You're speaking quite clearly for yourself by using a pseudonym here. The issue is not whether there was plagiarism or free speech or the first amendment. The issue is identity theft. Even if there was plagiarism it doesn't give one the right to steal another person's name to send out fraudulent emails. Golb can say or print anything he likes so long as it's not libel. What he can't do is impersonate another person and confess and apologize in his name. How about you send me your real name? I promise I will only use it to send out emails where you admit to a malicious attack on Dr. Cleveland and offer a sincere apology. Just satire of course. Tell me again how it's fine with you if a person uses another's name and sends out emails in his name.

    The fact that the vast majority of academics would not come to Golb's defense is indicative that this is not a free speech issue but identity theft. I suspect most of them had the same thought I've posted. What if someone made an email using my name and sent out "parody" emails to my employer and colleagues? Your inclusion of Golb's identity theft detracts from your critique of Butler.

    By  the way, the list of 16th century behaviors we no longer consider acceptable is nearly endless. That something happened then is no legitimate defense.


    We will have to agree to disagree on this one. The state appellate courts specifically vacated Golb's' identity theft convictions. The Second Circuit then carefully vacated all of the other counts where the emails were "puerile" enough and where they conveyed a "message." You are, to some extent, right in that the Second Circuit left intact New York State's new "harm to reputation" standard because it did not strike the court as being a "clear" enough violation of the Constitution, but this decision has been criticized precisely by the only academic who has written about it, media law specialist Professor Arthur Hayes of Fordham University. Furthermore, the chief judge of the New York Court of Appeals dissented, arguing that all of the communications were First-Amendment-protected speech. You appear intent on ignoring, rather than addressing, their arguments.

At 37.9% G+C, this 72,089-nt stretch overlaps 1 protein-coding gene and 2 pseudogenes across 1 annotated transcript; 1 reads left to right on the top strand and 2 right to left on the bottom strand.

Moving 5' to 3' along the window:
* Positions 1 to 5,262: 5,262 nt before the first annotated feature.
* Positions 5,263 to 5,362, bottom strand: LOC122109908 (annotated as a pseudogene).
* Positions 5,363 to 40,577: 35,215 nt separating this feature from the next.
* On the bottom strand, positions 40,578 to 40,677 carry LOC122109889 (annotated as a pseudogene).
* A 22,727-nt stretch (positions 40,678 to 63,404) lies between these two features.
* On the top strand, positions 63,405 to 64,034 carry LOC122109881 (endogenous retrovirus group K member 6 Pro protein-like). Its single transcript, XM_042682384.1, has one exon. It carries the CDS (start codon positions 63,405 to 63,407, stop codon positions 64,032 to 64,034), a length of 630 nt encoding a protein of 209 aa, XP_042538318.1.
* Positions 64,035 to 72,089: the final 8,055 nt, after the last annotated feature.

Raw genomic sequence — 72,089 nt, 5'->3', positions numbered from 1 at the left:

Your discussion appears to be based on an imprecise knowledge of the case decisions. In particular, you are ignoring the fact that the case was a massive assault on Golb's rights, most of which was ultimately recognized as such and accordingly vacated by the appellate courts. Sorry to say, you might want to do your homework first. In addition, your position is not logical, for almost all parody damages a reputation, why then not just criminalize any parody. Finally, "what happened in the 16th century" has happened many times since then, and happens all the time online today (see the lengthy list of examples on the site I linked, which include frequent tweets sent out in the "names" of university presidents, which look exactly like the real thing, and which clearly "convey messages," hence not a crime, according to the Second Circuit).


    Your appeals to authority mean nothing to me. When most of the most important of recent Supreme Court decisions are decided by a 5-4 split it's clear that our most important legal authorities disagree on fundamental constitutional issues. Quite frequently the Supreme Court overturns the decisions of the authorities you cite with those 5-4 decisions.  With many people here who think we often argue about those Supreme Court decisions. We don't simply bow our heads as if in church an accept them as truth.

    It often takes time for the law to catch up with new technologies and it's not uncommon for legislatures to take several attempts to make  law to deal with the new realities. Golb may have been fortunate to be prosecuted in the early stages with somewhat flawed laws. Twitter is attempting to deal with this problem of fraud by verifying accounts. There may be other remedies that tech companies try. As awareness grows this issue is becoming more important to users. The problem is obvious even to you given the care you take to protect your own true identity and that makes your arguments so clearly hypocritical. We don't need to criminalize parody. We can simply criminalize identity theft.  I feel confident that the proliferation of identity theft laws passed in numerous states will increase and eventually shake out as I've argued since the issue of identity theft through email is obvious. Since you're incapable of making a coherent argument that goes beyond citing a court ruling we will have to leave it at this level of disagreement.